Rashi, in his commentary on the Talmud, explains that … when Yaakov names the site of his dream “Beit E-l,” he is not referring to the location identified as Beit E-l today, but to Jerusalerm, which he prophetically identifies as the “House of G’d.” (Rabbi Goldin citing Rashi on Chullin 91b) In his commentary on Chumash, however, Rashi takes a different tack. He interprets the Talmudic position by maintaining that Hashem performed the additional miracle of uprooting… [Har HaMoriah] and temporarily bringing it to Beit E-l. (Rabbi Goldin citing Rashi on Sefer Breish’t, Perek 28, posuk 17)

The Midrash Rabbah quotes Rebbe Elazar in the name of Rebbi Yossi Ben Zimri who suggests that the ladder of Yaakov’s dream was rooted in Be’er Sheva, stretched to Beit El and had it’s center in Jerusalem. (Rabbi Goldin citing Midrash Rabbah Breish’t 69:7)

2/ The approach of Pashut Pshat:

As night fell, Yaakov arrived at a location outside of the town of Luz. (Rabbi Goldin citing Rashbam on Sefer Breish’t Perek 28, posuk 11, S’forno on Sefer Breish’t Perek 28, posuk 11) Some authorities suggest that this location [apparently, according to this author’s understanding, meaning Beit El] was specifically set aside for wayfarers. While it was not a site of particular significance, the Torah nonetheless refers to it as “hamakom — the place,” because of the practical purpose that it served. Similar sites existed outside of other towns at that time. Rabbi Goldin again citing S’forno on Sefer Breish’t Perek 28, posuk 11)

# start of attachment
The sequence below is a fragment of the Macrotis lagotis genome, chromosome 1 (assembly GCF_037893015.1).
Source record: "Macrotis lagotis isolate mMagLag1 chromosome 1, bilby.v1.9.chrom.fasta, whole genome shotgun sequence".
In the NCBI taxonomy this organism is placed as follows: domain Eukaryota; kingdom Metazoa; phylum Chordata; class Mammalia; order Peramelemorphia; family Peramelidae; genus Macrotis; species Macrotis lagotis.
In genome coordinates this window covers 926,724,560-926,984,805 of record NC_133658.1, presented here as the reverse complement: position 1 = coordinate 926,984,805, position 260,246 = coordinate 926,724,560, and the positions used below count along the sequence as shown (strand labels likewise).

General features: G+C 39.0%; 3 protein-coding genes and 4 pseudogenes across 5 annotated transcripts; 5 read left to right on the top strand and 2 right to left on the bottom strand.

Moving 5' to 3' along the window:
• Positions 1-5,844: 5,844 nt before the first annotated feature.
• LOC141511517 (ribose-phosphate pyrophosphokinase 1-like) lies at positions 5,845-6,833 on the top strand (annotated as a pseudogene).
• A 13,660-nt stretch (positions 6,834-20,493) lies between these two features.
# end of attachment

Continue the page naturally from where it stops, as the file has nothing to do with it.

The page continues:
According to the approach of pashut pshat…, Yaakov’s observation…: I had no idea… Hashem is everywhere! If the Lord can appear to me in a vision of such grandeur at this unimportant spot, outside the city of Luz, then every place upon which I stand is potentially “the house of G’d” and any location on earth can be a gateway to heaven.

Common religious belief in the patriarchal era dictated that specific gods were tied to specific lands. Yaakov could well have been concerned, at this frightening moment of his life, that Hashem might offer only limited protection outside of the land of Cana’an.

…Much of Yaakov’s dream is tailored to remind him of the all-encompassing power of the One and only G’d — Hashem.

Rabbi Goldin concludes by bringing “a personal reminiscence” of a trip he once took, a number of years ago, with members of his Kehillah to Eastern Europe which included a tour of the “Theresienstat concentration camp, a way station for countless of our brethren on their jouney to their final destination” (ibid, pages 155-156):

At one particular location in the camp, our guide took us behind a bakery to a hidden underground room. Suddenly, we found ourselves, to our astonishment, in a small synagogue which had been built by a group of Danish Jews, under the very eyes of their Nazi tormentors. We were speechless, struck by the courage and devotion of these individuals, who at the risk of their lives, had continued to… [daven] to their Creator, even at a time when Hashem’s face was hidden from them.

As we walked around that small Shul, we noticed passages from Torah and liturgy had been painted on the walls… One such passage poignantly read, “And in spite of all, we have not forgotten, [Dear Lord] do not forget us.”